By Roger Helmer MEP.
Shortly after I was first elected in 1999, a Conservative Press Release announced that British Tory MEPs would have a new arm's-length relationship with the EPP -- "merely an administrative umbrella" -- and would have full independence. I rejoiced, thinking in my innocence that the vexed EPP question had been resolved. Then I arrived in Brussels to find that it was business as usual. Nothing had changed. My first lesson in politics: announcements in press releases may be less than they are cracked up to be.
So my ten years as an MEP have been dominated by this issue of the Tories sitting in a passionately federalist group. Four years ago I was expelled from the EPP and lost the Conservative whip for a while -- I now have the whip back, though I remain outside the EPP. A year ago, Dan Hannan was also expelled from the EPP in very similar circumstances, though the Conservative delegation, perhaps chastened over my own experience, refrained from withdrawing the whip from Dan. It was Dan's status as a Non-Inscrit member that allowed him to make that magnificent speech on Tuesday attacking Gordon Brown to his face -- the only Conservative to speak in that debate.
Then David Cameron was elected Leader on a commitment to take us out of the EPP. That started out as an immediate commitment, which then became "months not years", and finally became years.
Now, however, the die is cast. A couple of weeks ago William Hague formally advised the EPP that we would be leaving in June, and our plans to form a new group are well advanced. And the predictable backlash from the uber-euro-quislings has begun. Caroline Jackson (SW), retiring this year, launched a sad but vitriolic attack, saying: "It is a serious mistake and will leave the UK even more semi-detached from the rest of Europe. The danger is that it will leave both the Tories and Britain isolated in Europe and the decision is simply not in the interests of either our party or the country". Of course Caroline's MP husband defected from Conservative to Labour a while ago. Caroline says (indecisively) that she is "minded to leave the Party", and will presumably join her husband on the wrong side of the tracks. No quips about rats joining sinking ships, please.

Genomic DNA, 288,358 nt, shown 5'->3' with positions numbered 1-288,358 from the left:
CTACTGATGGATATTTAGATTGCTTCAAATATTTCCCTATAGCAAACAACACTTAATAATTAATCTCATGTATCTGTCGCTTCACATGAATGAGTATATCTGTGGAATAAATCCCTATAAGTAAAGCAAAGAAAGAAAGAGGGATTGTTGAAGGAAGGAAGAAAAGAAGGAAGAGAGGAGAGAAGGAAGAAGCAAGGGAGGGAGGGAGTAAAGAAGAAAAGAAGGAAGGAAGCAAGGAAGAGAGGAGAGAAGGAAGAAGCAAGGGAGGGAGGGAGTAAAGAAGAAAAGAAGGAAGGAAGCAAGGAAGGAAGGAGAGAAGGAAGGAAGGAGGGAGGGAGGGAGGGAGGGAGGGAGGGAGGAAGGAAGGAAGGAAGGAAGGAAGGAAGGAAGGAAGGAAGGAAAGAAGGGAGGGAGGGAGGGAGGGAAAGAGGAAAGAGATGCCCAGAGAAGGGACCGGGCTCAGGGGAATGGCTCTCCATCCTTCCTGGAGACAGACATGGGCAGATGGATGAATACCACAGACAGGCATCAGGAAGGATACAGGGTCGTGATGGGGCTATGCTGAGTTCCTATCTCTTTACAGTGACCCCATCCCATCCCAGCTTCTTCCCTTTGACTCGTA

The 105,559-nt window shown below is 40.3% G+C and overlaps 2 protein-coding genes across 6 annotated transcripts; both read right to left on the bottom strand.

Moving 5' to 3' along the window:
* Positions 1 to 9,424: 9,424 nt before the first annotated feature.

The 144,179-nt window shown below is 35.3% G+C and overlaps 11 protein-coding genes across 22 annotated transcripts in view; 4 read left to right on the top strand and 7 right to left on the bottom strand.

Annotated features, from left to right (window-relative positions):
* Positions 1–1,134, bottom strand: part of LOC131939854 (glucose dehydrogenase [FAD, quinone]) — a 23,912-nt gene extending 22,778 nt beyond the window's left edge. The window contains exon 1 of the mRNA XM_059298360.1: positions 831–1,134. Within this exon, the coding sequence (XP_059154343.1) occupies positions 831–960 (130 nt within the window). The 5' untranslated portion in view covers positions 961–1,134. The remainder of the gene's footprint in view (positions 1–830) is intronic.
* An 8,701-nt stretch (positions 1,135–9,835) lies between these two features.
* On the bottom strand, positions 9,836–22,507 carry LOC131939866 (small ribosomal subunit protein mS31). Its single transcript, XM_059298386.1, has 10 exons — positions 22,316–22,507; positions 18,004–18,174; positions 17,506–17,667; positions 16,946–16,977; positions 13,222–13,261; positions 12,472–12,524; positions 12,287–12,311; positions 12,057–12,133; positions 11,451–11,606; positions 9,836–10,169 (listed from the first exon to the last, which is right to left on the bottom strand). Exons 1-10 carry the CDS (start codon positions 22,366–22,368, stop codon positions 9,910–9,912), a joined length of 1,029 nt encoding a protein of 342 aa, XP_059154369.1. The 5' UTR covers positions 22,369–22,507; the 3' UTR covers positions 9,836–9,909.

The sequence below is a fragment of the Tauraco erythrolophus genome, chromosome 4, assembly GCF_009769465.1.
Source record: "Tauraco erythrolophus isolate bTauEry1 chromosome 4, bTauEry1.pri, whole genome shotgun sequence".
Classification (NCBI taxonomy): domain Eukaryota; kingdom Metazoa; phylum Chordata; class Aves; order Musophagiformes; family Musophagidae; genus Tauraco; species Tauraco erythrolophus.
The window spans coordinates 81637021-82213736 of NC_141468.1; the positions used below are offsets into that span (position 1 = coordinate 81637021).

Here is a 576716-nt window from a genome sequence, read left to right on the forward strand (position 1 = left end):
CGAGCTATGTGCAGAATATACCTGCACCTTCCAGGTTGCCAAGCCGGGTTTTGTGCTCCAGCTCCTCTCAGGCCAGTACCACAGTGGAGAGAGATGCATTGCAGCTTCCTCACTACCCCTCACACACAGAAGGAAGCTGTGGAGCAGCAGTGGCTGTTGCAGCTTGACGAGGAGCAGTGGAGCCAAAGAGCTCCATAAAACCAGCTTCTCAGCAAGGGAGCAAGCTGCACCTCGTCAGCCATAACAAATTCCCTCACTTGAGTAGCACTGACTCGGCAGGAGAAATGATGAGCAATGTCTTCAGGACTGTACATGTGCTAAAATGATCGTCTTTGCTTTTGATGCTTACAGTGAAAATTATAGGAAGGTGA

Meantime Chris Beazley MEP (Eastern England) says: "I am terribly sad but I cannot watch my country head for the rocks, which it will do if Cameron becomes Prime Minister and has no allies in the major governments of the European Union." Beazley has not threatened to leave the Party (some would say he did that a long time ago), but he has transferred from the "ED" wing to the main EPP group. The ED/EPP distinction was in any case little more than a label.
There are odd rumours in Brussels that Beazley, who is not standing as a Conservative in the UK in June, may pop up again representing another member state. We shall see.
The error that both Jackson and Beazley make is simple and readily understood. They start from the assumption that the EU is an established political union, and that therefore the only way to do politics in the EU is as part of a pan-European party. So clearly in their worldview, leaving the dominant political party, the EPP, is counter-productive. If however you still take the quaint view, so unfashionable in Brussels, that Britain is or should be an independent nation, then you want our relations with Europe, like our relations with other countries, to be conducted on an inter-governmental basis. Direct involvement with continental political parties is an unnecessary distraction.
The idea that a future Conservative government in the UK would be shunned in the Chancelleries of Europe, would have "no allies in Europe", merely because its MEPs did not sit in the same group in Brussels, is palpably absurd, a ridiculous conceit of MEPs who over-rate their own significance. Indeed European leaders have already seen the way the wind is blowing, and are keen to develop good links with a Conservative Party that looks set for government.